Expert Voices

'Longitude' Prize Will Tackle Antibiotic Resistance

John Harrison, problem of longitude
Clockwatcher John Harrison. (Image credit: Archides, CC BY-NC-SA)

This article was originally published at The Conversation. The publication contributed the article to Live Science's Expert Voices: Op-Ed & Insights.

The British public voted for the £10m Longitude Prize to go towards funding scientific research to solve the urgent global problem of rising resistance to antibiotics.

The problem of bacterial resistance threatens to return us to a pre-penicillin age in which minor diseases and operations can kill us. The choice of this problem triumphed over important issues such as securing resources of food or water for the majority of the world’s population. It is sobering to learn that, because private pharmaceutical companies do not see sufficient profit in researching and developing new antibiotics, the money for the prize derives instead from National Lottery funds.

The longitude problem

The original and ground-breaking “Longitude Reward” of £10,000 (about £1.2m in today’s money) was put up by the British government exactly 300 years ago in 1714. So why was “the problem of longitude” as big a deal as antibiotics are today? Like bacterial resistance it was literally a global problem, but not for all of humanity. Powerful European states like Britain, France, Spain and the Netherlands were competing to expand their empires and colonies and to increase international trade. Success depended on prowess in navigation, as naval captains charted courses to reach their desired port and to avoid ship-wrecking obstacles. These goals depended on knowing your exact place on the Earth’s globe, in latitude and longitude, at sea and out of sight of land.

Navigators had long known how to find their latitude using astronomy. It was readily calculable from observations of the altitudes of the sun by day, or the pole star by night, which changed in a regular way as you sailed north or south from the Earth’s poles. The problem of longitude was that, for places with similar latitudes, such Athens, Lisbon, New York and San Francisco, the stars rise and set in the same way, with the same altitudes, but at different times relative to your home port. For example, an observer in New York sees the sun rise, culminate and set in the same way as an observer in Lisbon but five hours later, because of the difference in longitude of 25 degrees, or a distance of 5,000km.

So how could a Portuguese navigator approaching the shallows of New York, with astronomical tables compiled for Lisbon, know from the stars that he was now 5,000km or 25 degrees of latitude west of his home port? For several decades before 1714 scientists had known that the best solution was to have a clock on board that kept the time of the home port, Lisbon for example. Unfortunately, no-one could make a clock that kept very good time at sea, given the tossing of the ship and the corrosion of salty sea spray.

The winning designs. (Image credit: Metadata Deluxe/Greenwich Maritime Museum, CC BY)

The entrepreneurial spirit

The first such clocks were designed by the ultimate winner of the “Longitude Reward”, the self-taught and entrepreneurial Yorkshire clockmaker, John Harrison. The story of Harrison’s success, and the belated, somewhat grudging award of the money in the 1760s by the Board of Longitude, has been told by Dava Sobel in her popular book Longitude.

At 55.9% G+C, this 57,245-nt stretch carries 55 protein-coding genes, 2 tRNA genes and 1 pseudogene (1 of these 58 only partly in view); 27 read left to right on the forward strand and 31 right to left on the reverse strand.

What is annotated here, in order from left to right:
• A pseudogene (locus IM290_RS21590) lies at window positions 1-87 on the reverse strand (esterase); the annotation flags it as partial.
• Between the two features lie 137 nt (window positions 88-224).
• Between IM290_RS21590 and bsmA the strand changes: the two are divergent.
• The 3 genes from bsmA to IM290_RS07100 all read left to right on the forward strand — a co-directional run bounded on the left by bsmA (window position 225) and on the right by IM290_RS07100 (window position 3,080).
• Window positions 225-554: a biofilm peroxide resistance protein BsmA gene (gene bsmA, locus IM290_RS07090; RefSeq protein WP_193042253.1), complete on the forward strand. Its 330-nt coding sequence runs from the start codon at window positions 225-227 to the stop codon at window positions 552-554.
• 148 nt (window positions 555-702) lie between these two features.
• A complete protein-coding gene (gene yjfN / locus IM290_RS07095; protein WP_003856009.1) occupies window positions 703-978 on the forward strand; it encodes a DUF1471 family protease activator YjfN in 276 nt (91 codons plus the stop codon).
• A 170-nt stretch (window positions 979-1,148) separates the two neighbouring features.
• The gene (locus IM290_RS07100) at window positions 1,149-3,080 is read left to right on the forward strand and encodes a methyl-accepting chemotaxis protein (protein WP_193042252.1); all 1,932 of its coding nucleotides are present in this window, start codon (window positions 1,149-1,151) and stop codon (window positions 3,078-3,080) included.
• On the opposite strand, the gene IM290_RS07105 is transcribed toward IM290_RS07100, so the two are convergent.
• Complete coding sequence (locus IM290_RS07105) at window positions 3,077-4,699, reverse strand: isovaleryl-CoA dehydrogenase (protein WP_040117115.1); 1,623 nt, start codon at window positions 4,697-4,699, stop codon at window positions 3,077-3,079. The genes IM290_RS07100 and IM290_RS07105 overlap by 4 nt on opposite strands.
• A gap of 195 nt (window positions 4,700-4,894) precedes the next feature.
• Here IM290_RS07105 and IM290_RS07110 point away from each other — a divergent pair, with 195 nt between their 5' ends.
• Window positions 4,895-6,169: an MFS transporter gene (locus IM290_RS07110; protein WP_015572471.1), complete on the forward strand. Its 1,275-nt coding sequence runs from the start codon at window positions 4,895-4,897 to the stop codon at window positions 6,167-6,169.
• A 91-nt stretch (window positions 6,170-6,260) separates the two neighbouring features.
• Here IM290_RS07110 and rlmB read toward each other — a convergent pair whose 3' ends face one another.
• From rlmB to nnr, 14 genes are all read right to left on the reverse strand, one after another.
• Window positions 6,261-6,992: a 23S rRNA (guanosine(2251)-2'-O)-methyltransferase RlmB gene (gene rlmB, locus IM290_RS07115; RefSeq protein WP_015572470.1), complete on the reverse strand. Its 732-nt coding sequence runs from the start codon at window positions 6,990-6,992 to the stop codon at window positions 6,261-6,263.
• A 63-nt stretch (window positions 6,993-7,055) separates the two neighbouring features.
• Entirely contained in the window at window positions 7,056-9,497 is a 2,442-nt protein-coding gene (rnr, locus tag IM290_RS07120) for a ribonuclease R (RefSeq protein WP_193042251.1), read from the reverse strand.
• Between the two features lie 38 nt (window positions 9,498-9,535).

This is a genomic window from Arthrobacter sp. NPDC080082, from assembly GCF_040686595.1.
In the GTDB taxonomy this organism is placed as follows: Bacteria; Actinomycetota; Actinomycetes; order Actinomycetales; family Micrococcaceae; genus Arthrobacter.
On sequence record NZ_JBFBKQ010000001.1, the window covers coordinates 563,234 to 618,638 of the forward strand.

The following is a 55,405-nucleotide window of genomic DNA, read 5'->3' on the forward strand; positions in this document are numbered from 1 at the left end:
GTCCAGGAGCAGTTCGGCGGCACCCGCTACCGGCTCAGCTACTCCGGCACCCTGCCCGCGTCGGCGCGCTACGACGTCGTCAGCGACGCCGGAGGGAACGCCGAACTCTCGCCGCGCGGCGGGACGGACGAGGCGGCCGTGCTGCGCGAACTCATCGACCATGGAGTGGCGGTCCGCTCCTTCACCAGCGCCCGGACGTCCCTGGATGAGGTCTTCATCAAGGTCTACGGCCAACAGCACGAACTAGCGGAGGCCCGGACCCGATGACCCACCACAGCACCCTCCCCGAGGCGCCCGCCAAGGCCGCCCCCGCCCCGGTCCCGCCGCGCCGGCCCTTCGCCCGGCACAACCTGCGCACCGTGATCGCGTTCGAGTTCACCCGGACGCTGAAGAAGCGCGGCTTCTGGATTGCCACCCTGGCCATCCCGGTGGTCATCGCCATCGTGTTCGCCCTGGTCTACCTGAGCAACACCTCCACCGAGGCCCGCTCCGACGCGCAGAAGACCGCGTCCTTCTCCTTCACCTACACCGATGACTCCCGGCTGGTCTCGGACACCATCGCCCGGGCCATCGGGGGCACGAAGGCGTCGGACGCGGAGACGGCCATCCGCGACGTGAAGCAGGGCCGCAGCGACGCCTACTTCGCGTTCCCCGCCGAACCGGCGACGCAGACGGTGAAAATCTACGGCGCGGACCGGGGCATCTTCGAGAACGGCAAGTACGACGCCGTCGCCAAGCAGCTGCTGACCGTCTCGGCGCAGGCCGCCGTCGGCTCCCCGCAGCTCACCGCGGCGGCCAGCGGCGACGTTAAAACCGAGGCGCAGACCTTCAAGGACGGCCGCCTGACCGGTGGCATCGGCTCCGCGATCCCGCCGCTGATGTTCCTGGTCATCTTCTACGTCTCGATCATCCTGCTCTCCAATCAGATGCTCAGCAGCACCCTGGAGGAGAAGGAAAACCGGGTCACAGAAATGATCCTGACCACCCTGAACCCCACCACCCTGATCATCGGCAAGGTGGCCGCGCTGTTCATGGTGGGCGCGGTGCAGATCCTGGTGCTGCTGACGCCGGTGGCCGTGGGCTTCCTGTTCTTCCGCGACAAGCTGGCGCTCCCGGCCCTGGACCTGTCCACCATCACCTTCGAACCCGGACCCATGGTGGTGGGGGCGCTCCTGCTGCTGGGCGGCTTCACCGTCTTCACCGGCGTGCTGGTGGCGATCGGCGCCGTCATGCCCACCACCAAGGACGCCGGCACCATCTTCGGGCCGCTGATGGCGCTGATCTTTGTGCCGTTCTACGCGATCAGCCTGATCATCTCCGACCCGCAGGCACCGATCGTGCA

But her book does not tell the whole story, and experts are now developing alternative perspectives, which ask whether state-funded research had a place alongside entrepreneurial individuals. For example, Harrison’s clocks were very expensive and until a simpler, mass-produced mechanism was developed, the Royal Navy could only provide them for a few of its ships. Instead, most naval vessels used very accurate astronomical tables rather than Harrison’s chronometers to find their longitude well into the 19th century.

When the Admiralty (essentially the state) first offered its reward in 1714, a very different solution to “the longitude problem” looked promising. It involved Admiralty co-ordination of worldwide observations of magnetic compass data. Sir Isaac Newton’s colleague Edmund Halley was a proponent of a magnetic solution. Earlier 17th-century versions of the Longitude Prize had also expected that compass data would solve the problem, although they ultimately failed to do so. In Latitude, my popular history of science, I recounted these earlier, magnetic attempts to solve the longitude problem.

The history of science records lots of promising, well-tried but ultimately dead ends, as well as unexpected new directions. It also highlights contrasting styles of research – for example the state-sponsored collaboration preferred by the Board of Longitude versus that of entrepreneurial individuals such as Harrison. Recent research on the human genome reveals similar contrasts between private and public research programmes.

What kind of scientific research will win the 2014 Longitude Prize for the defeat of bacteria? Unfortunately I don’t have a crystal ball, but I predict that it will more likely be a collective with state funding than an individual like Harrison.

Stephen Pumfrey does not work for, consult to, own shares in or receive funding from any company or organisation that would benefit from this article, and has no relevant affiliations.

This article was originally published on The Conversation. Read the original article. Follow all of the Expert Voices issues and debates — and become part of the discussion — on Facebook, Twitter and Google +. The views expressed are those of the author and do not necessarily reflect the views of the publisher. This version of the article was originally published on Live Science.

Lancaster University